Nearly half of the 17 million small businesses in the United States were home-based, according to a recent report released by the Commerce Department’s Census Bureau.
Only 2 percent of these home-based businesses had $250,000 or more in receipts while 74 percent brought in less than $25,000. Most small business owners worked less than 40 hours a week and their businesses were not their primary source of income.
More than 14 million of the 17 million small businesses in the United States (82 percent) were owner-operated and had no paid employees.
Other highlights from the report include:
Most owners had prior work experience. More than half of the small business owners had 10 or more years of work experience before starting or acquiring their businesses, and half had a close relative who was a business owner.
Many owners were college educated. Thirty-five percent of the owners had at least a bachelor’s degree and 42 percent of the owners of service businesses had bachelor’s and/or professional degrees.
Capital commitments were modest. Fifty-seven percent of the owners started or acquired their businesses with less than $5,000 in capital and 25 percent required no capital. Only 19 percent used capital based on a personal loan.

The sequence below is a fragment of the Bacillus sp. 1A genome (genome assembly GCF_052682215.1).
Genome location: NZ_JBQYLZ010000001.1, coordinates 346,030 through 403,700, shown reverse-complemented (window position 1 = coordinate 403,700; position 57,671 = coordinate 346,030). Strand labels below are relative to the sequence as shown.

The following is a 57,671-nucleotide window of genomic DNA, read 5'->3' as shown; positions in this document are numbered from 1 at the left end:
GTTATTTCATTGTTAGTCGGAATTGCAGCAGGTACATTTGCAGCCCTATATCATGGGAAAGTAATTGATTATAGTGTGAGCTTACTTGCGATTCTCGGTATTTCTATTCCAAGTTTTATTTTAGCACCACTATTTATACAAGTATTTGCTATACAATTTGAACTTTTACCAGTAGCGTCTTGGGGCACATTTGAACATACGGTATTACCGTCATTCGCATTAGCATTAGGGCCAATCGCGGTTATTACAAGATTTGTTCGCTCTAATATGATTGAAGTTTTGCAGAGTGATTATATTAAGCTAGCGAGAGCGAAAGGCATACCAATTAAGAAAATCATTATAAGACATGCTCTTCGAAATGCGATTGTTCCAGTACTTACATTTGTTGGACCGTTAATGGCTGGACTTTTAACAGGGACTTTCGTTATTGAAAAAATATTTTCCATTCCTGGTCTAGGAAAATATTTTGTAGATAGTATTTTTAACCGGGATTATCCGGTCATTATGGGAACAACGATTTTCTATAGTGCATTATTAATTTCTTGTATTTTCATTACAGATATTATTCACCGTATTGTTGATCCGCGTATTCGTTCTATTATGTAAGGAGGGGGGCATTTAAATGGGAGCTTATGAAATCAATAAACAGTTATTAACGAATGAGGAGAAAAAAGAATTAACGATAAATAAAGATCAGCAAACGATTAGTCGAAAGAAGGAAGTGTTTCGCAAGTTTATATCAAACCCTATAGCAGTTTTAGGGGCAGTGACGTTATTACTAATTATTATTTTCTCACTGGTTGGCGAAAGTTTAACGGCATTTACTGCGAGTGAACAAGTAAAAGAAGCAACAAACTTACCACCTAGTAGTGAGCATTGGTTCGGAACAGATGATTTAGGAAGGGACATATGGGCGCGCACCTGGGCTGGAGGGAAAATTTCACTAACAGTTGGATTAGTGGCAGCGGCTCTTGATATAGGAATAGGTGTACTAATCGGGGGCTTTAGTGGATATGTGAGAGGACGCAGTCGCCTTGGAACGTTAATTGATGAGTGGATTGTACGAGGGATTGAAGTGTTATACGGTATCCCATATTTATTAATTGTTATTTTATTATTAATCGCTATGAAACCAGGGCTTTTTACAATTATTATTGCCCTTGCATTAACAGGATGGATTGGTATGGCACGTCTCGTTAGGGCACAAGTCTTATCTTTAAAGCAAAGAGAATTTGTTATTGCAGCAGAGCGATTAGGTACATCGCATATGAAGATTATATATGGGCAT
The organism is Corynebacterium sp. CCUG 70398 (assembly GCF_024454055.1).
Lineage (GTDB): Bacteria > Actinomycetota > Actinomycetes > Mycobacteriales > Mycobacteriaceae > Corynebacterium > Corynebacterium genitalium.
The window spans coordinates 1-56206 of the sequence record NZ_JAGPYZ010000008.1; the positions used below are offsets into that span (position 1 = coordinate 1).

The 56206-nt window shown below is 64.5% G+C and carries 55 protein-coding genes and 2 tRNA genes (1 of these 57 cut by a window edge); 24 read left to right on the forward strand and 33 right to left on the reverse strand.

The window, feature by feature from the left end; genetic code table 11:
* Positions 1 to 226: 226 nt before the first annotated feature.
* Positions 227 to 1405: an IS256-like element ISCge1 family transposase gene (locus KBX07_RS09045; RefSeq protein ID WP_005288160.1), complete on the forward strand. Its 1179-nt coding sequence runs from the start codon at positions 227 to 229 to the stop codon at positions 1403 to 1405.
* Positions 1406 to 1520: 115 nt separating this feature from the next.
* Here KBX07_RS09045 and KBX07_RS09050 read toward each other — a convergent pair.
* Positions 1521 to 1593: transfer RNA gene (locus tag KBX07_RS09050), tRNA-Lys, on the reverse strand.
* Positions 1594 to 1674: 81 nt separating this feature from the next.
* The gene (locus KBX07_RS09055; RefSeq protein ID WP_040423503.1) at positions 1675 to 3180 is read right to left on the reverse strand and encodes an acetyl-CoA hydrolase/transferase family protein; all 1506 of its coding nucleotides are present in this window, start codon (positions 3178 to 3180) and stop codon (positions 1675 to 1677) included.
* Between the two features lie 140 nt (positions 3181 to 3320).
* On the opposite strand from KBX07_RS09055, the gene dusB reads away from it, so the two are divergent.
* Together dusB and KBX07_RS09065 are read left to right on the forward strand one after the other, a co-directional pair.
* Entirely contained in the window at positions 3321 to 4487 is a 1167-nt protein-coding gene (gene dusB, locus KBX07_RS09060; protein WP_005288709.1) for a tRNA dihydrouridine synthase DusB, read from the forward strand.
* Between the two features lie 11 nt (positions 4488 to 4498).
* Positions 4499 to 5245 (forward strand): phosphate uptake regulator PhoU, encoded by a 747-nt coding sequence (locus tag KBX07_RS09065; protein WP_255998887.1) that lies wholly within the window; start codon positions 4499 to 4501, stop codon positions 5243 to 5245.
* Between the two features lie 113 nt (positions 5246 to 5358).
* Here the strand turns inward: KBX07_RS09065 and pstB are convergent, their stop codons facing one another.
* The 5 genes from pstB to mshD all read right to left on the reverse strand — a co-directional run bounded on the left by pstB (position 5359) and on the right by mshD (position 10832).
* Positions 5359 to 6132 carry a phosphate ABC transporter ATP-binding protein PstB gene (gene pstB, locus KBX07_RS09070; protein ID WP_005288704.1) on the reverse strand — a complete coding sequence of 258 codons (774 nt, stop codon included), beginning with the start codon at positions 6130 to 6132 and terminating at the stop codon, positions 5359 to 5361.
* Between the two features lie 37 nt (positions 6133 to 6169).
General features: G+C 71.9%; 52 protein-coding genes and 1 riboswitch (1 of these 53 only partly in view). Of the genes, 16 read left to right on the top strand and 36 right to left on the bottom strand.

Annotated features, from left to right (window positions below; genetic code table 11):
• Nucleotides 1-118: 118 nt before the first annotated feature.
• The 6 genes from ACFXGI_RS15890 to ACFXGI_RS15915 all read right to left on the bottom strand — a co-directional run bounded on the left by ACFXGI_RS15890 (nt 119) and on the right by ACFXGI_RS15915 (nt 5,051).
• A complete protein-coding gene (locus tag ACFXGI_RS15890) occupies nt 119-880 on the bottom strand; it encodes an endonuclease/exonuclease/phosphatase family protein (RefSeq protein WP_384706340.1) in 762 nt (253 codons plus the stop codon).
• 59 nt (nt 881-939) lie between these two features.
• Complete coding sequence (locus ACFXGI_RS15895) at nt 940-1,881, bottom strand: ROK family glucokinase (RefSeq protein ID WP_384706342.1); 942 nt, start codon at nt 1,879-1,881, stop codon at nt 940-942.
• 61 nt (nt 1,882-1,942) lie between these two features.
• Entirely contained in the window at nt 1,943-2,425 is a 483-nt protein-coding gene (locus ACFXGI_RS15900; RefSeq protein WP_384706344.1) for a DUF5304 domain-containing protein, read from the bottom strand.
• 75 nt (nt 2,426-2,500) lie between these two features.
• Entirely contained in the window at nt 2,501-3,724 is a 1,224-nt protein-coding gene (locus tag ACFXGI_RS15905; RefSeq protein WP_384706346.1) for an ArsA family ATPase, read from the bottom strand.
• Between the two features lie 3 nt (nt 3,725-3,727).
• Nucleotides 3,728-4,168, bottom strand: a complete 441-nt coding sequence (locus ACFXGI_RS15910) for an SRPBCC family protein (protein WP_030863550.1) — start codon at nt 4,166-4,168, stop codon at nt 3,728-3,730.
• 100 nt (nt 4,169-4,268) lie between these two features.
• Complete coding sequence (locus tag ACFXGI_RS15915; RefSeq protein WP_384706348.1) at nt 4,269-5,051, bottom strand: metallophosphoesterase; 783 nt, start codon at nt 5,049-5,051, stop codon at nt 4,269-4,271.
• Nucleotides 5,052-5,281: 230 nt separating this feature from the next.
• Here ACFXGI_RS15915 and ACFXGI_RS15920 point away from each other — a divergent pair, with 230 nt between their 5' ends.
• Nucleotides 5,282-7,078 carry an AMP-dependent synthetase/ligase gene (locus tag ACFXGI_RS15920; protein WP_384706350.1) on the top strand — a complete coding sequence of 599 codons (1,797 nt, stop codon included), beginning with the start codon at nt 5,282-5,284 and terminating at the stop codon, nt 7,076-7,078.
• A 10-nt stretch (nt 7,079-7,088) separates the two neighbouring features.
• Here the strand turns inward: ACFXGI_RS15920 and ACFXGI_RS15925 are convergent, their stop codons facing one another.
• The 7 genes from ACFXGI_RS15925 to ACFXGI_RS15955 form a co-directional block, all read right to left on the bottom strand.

Minority firms draw minority customers. Forty-four percent of African-American-owned businesses reported that more than half their customers were minorities; Hispanic-owned firms reported 33 percent; Asian and Pacific Islander, American Indian, and Alaska Native firms, 26 percent; and nonminority male firms, 9 percent.
Women-owned businesses hire proportionately more women. Thirty-five percent of women-owned employer firms reported 75 percent or more of their work force was female, compared to less than 24 percent of the nonminority male-owned firms.
The full report and tabulations show owner and business characteristics by race, ethnicity, gender, kind of business and legal form of organization for individual proprietorships, partnerships and subchapter S corporations (a subchapter S corporation is a special Internal Revenue Service designation for legally incorporated businesses with 35 or fewer shareholders who, because of tax advantages, elect to be taxed as individual shareholders rather than as corporations).
Mary Frauenfelder is with the US Department of Commerce.